Weekly market brief - 8 March 2018
- Positive momentum for the rand which has been in place since December last year appears to be fading.
- The rand has been range trading between R11.72 and R11.95, with investors unsure of where the next clear direction will be. “Once again I suggest that it will be external forces that will be the catalyst for a larger currency move.” (Standard Bank Rand Trader Commentary – 8 Mar 18, Warrick Butler)
- The Standard Bank Whole Economy PMI figure for February rose to 51.4 from 49.0 in January, the first time an expansion has been recorded since mid-2017.
- GDP in Q4 of 2017 surprised to the upside coming in at 3.1% q/q annualised, and 1.5% y/y, with most expectations around 1.8% and 1.4% respectively.
Interest Rate Outlook
- Moody’s is scheduled to release their credit rating of South Africa on the 23rd of March. Finance Minister Nhlanhla Nene has said he is confident the country will avoid a downgrade. More political certainty, good growth in Q4 and a budget received well by investors could support this view.
- It remains likely that rates won’t be changed at this month’s MPC meeting, dependant on the Moody’s decision, with rate cuts possible later on during the year.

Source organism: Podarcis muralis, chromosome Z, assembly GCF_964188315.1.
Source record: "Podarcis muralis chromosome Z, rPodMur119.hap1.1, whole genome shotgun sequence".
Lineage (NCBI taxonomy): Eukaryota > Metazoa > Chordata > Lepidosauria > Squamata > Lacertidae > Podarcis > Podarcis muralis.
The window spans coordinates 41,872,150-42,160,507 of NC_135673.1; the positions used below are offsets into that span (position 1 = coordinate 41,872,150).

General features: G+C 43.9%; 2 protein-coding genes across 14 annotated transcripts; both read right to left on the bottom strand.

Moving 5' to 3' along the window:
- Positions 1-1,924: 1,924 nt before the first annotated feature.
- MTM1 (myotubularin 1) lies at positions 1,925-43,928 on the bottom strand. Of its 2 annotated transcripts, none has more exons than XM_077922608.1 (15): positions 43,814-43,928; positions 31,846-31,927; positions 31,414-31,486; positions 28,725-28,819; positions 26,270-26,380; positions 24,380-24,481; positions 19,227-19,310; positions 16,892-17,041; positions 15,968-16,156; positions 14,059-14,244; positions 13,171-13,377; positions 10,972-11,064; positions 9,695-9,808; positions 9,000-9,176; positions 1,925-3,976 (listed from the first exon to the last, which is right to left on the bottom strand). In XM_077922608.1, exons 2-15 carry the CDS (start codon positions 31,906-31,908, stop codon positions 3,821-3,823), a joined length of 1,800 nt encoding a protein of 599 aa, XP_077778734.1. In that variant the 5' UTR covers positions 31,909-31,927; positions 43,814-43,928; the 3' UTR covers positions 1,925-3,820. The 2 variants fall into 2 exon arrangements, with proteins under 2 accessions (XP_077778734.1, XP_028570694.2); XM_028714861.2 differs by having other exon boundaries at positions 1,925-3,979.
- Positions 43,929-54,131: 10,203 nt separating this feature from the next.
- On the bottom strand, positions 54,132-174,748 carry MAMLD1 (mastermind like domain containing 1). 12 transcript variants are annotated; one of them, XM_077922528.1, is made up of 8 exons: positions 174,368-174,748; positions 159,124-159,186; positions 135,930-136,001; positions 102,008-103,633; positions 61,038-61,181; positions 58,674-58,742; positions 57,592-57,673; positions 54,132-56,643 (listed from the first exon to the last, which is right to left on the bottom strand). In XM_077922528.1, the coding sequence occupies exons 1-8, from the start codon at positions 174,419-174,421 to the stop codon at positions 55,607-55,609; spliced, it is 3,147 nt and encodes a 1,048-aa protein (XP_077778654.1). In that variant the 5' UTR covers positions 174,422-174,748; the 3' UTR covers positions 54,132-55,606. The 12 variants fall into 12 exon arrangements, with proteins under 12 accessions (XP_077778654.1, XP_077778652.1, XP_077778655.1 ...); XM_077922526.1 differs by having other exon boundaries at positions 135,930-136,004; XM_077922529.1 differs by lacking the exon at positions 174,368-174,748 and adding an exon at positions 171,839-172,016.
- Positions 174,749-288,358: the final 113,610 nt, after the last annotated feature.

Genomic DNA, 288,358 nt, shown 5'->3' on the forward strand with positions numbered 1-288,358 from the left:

- Last week, President Trump said he would impose a 25% tariff on steel imports and 10% on aluminium, sparking a big sell-off in stocks.
- The final IHS Markit Eurozone PMI Composite Output Index posted 57.1 in February, down from January’s near 12-year high of 58.8, but well above the series average of 53.0.
- Gold prices held steady on Thursday as investors awaited more details on US President Donald Trump's proposed steel and aluminium tariffs, the outcome of the European Central Bank's policy meeting, and US jobs data.
- Platinum fell to $945.70/oz on Wednesday, its lowest since 4 January, while palladium fell to a one-month low of $961.55/oz.
- 3m copper fell to $6 956/t on Wednesday on heightened concerns of a trade war that could derail global growth.
- 3m nickel fell to $13 295/t on Thursday as trade war concerns led to a risk off sentiment.
- Oil prices rose at the beginning of the week ahead of a meeting between OPEC and US shale firms in Houston at the largest industry energy conference.
- The EIA reported that US crude inventories rose by 2.4 million barrels to 425.91 million barrels in the week to March 2, less than the 2.7 million barrel increase analysts had forecast.